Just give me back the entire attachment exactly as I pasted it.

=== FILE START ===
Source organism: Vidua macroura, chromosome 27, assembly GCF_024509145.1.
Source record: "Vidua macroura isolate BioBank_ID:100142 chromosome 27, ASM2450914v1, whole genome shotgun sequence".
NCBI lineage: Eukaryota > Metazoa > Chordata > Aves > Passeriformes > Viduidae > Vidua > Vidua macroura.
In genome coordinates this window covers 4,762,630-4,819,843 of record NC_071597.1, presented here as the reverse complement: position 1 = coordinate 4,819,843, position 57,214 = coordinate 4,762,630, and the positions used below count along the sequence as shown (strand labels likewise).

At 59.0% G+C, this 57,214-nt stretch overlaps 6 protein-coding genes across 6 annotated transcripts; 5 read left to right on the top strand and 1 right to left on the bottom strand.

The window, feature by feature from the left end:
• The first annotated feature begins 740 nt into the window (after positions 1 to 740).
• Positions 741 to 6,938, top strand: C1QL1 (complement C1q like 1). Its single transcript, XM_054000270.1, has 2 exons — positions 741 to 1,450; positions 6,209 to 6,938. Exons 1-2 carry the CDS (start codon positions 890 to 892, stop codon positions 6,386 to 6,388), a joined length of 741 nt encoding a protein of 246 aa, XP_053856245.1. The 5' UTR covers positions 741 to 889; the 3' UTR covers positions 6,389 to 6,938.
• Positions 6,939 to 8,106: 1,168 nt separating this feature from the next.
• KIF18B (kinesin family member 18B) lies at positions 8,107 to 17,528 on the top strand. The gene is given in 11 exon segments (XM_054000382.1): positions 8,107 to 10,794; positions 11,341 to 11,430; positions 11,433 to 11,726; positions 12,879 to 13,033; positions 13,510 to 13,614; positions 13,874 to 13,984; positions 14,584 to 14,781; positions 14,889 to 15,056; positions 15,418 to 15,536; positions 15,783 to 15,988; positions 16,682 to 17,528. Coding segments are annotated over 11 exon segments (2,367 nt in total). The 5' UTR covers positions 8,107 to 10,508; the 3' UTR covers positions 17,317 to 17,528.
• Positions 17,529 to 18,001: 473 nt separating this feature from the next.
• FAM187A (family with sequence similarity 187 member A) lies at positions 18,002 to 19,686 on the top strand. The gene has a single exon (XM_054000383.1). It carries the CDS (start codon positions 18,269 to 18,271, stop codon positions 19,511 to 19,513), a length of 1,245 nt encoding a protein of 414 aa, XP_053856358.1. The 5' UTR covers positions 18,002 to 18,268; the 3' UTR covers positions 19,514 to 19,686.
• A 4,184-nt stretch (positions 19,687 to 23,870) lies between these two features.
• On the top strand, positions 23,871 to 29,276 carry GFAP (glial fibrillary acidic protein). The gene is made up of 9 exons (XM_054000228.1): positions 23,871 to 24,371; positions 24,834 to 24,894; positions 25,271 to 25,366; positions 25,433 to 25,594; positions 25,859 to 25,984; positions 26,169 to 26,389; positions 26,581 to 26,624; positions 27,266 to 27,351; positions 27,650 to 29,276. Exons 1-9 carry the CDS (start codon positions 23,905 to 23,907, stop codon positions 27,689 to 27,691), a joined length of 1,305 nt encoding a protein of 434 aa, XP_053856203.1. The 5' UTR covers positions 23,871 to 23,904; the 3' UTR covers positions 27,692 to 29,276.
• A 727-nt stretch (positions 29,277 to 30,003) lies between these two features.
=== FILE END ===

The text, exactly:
Source organism: Vidua macroura, chromosome 27, assembly GCF_024509145.1.
Source record: "Vidua macroura isolate BioBank_ID:100142 chromosome 27, ASM2450914v1, whole genome shotgun sequence".
NCBI lineage: Eukaryota > Metazoa > Chordata > Aves > Passeriformes > Viduidae > Vidua > Vidua macroura.
In genome coordinates this window covers 4,762,630-4,819,843 of record NC_071597.1, presented here as the reverse complement: position 1 = coordinate 4,819,843, position 57,214 = coordinate 4,762,630, and the positions used below count along the sequence as shown (strand labels likewise).

At 59.0% G+C, this 57,214-nt stretch overlaps 6 protein-coding genes across 6 annotated transcripts; 5 read left to right on the top strand and 1 right to left on the bottom strand.

The window, feature by feature from the left end:
• The first annotated feature begins 740 nt into the window (after positions 1 to 740).
• Positions 741 to 6,938, top strand: C1QL1 (complement C1q like 1). Its single transcript, XM_054000270.1, has 2 exons — positions 741 to 1,450; positions 6,209 to 6,938. Exons 1-2 carry the CDS (start codon positions 890 to 892, stop codon positions 6,386 to 6,388), a joined length of 741 nt encoding a protein of 246 aa, XP_053856245.1. The 5' UTR covers positions 741 to 889; the 3' UTR covers positions 6,389 to 6,938.
• Positions 6,939 to 8,106: 1,168 nt separating this feature from the next.
• KIF18B (kinesin family member 18B) lies at positions 8,107 to 17,528 on the top strand. The gene is given in 11 exon segments (XM_054000382.1): positions 8,107 to 10,794; positions 11,341 to 11,430; positions 11,433 to 11,726; positions 12,879 to 13,033; positions 13,510 to 13,614; positions 13,874 to 13,984; positions 14,584 to 14,781; positions 14,889 to 15,056; positions 15,418 to 15,536; positions 15,783 to 15,988; positions 16,682 to 17,528. Coding segments are annotated over 11 exon segments (2,367 nt in total). The 5' UTR covers positions 8,107 to 10,508; the 3' UTR covers positions 17,317 to 17,528.
• Positions 17,529 to 18,001: 473 nt separating this feature from the next.
• FAM187A (family with sequence similarity 187 member A) lies at positions 18,002 to 19,686 on the top strand. The gene has a single exon (XM_054000383.1). It carries the CDS (start codon positions 18,269 to 18,271, stop codon positions 19,511 to 19,513), a length of 1,245 nt encoding a protein of 414 aa, XP_053856358.1. The 5' UTR covers positions 18,002 to 18,268; the 3' UTR covers positions 19,514 to 19,686.
• A 4,184-nt stretch (positions 19,687 to 23,870) lies between these two features.
• On the top strand, positions 23,871 to 29,276 carry GFAP (glial fibrillary acidic protein). The gene is made up of 9 exons (XM_054000228.1): positions 23,871 to 24,371; positions 24,834 to 24,894; positions 25,271 to 25,366; positions 25,433 to 25,594; positions 25,859 to 25,984; positions 26,169 to 26,389; positions 26,581 to 26,624; positions 27,266 to 27,351; positions 27,650 to 29,276. Exons 1-9 carry the CDS (start codon positions 23,905 to 23,907, stop codon positions 27,689 to 27,691), a joined length of 1,305 nt encoding a protein of 434 aa, XP_053856203.1. The 5' UTR covers positions 23,871 to 23,904; the 3' UTR covers positions 27,692 to 29,276.
• A 727-nt stretch (positions 29,277 to 30,003) lies between these two features.